Googleâ€™s upcoming Android operating system (OS), dubbed Android P, will feature the biggest overhaul yet, the company announced last week at its annual I/O developer conference. The most notable changes to Android P are focused on the use of AI, app security, user privacy, and performance. Android P is currently available in beta for Pixel devices and a select few device manufacturers.
Hereâ€™s an overview of the new updates and features packed in Android P:
- Additional features with AI.Â Googleâ€™s newÂ Adaptive Brightness feature leverages AI to determine a user's preferred brightness settings. Additionally, App Actions uses AI to make contextual suggestions based on usage. Google also improved notificationsâ€™ usefulness with the addition of smart replies, which use AI to provide recommended responses based on the userâ€™s conversation. Lastly, Google rolled out ML Kit to enable app developers to integrate machine learning features into their apps, which will lead to an influx of more intelligent app experiences.
- Heightened performance and stability.Â Google unveiled an improved Battery Saver app that users can enable when the battery level falls to 70% or below, as opposed to 5% or 15%.Â The new Adaptive Battery feature uses AI to learn how mobile owners use their apps, and then restricts battery usage for apps not used frequently.Â Lastly, the new enhanced Android Runtime allows apps to rewrite their own execution files, resulting in faster launching apps that use less memory.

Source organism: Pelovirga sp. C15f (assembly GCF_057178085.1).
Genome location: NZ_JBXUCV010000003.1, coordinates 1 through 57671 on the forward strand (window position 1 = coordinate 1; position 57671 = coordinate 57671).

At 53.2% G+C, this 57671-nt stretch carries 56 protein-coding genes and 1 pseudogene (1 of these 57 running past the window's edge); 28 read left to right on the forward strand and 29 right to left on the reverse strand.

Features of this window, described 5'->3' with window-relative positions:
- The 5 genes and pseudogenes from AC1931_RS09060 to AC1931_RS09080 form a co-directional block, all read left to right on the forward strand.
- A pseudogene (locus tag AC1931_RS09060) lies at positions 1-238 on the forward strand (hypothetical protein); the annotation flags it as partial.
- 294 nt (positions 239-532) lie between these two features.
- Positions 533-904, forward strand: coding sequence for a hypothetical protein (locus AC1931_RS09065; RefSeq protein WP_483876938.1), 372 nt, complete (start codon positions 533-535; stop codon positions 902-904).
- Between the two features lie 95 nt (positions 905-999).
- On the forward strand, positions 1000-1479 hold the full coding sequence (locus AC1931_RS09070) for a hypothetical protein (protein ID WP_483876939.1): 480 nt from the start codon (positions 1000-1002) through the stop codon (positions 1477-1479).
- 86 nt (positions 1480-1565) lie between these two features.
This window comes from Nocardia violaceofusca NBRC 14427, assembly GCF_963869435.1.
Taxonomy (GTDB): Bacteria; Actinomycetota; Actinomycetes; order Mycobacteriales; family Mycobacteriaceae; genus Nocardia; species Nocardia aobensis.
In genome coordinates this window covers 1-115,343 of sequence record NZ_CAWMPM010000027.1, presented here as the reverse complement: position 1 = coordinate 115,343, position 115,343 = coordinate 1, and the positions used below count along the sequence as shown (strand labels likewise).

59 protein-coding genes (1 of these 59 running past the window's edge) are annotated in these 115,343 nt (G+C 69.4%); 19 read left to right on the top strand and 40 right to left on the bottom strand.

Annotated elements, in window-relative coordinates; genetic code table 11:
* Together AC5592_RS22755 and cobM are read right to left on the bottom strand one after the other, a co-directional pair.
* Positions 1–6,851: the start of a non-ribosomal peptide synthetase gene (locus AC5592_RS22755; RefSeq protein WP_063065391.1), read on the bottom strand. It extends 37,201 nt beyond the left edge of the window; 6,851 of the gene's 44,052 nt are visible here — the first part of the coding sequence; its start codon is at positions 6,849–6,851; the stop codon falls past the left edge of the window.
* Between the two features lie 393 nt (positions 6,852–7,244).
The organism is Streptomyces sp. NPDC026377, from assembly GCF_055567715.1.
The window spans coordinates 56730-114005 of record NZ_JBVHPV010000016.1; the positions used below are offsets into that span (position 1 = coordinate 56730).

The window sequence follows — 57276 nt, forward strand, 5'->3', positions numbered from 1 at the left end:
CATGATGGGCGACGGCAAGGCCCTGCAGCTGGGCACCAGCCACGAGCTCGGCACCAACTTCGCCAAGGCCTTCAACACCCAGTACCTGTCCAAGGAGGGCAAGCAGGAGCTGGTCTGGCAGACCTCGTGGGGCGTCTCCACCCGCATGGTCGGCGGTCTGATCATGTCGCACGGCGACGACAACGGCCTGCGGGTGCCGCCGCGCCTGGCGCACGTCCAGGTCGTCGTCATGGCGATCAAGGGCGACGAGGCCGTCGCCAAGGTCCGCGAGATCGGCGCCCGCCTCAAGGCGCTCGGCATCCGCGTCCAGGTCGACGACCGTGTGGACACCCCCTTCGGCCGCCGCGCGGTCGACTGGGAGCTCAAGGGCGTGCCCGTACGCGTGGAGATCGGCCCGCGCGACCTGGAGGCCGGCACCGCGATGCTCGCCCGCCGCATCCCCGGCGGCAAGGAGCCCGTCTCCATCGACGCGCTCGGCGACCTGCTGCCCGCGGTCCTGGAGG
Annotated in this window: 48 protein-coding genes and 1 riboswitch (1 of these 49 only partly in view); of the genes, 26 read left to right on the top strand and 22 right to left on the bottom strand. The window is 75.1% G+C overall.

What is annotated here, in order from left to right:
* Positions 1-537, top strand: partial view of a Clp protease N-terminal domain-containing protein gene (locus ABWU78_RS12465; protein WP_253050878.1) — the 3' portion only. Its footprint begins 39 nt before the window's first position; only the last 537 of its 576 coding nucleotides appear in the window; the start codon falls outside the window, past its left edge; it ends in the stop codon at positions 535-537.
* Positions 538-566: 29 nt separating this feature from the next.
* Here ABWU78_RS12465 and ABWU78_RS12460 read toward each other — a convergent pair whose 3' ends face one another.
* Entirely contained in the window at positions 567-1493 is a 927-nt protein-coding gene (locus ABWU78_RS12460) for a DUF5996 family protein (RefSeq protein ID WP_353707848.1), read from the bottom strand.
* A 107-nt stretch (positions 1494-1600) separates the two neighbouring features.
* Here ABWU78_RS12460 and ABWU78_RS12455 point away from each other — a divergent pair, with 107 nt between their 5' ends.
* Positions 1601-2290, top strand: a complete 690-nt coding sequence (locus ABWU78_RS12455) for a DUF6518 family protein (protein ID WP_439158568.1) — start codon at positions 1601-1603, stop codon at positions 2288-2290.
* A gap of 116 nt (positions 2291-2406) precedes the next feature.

- Improved user privacy and security.Â Encrypted backups on Android P will require a passcodeÂ at the lock screen immediately after restoring an encrypted backup from the cloud so no one, including Google, can access the data. Android P will also have a decreased likelihood of sensor spying, so whenever an app uses a device sensor, like a microphone or camera, for instance, Android P will notify the user. Additionally, any idle app will become restricted from accessing the smartphone microphone, camera, and other sensors.
However, the severe fragmentation of the Android platform will inhibit mass adoption of Android P.Â Thatâ€™s because as of May 7 justÂ 5.7%Â of all Android devices were running the latest Android OS, Android 8 Oreo, released in August 2017, and this OS will be required to download Android P when it becomes available. Moreover, only 31% of active Android devices are running Android 7 Nougat, released in August 2016, while the remaining share of Android devices run older OSs.Â
The lack of a cohesive platform poses major challenges to the Android ecosystem, as it prevents timely access to new technology and introduces security concerns, and highlights the benefits of Appleâ€™s closed ecosystem. Over 75% of active iPhones are running the latest OS, iOS 11.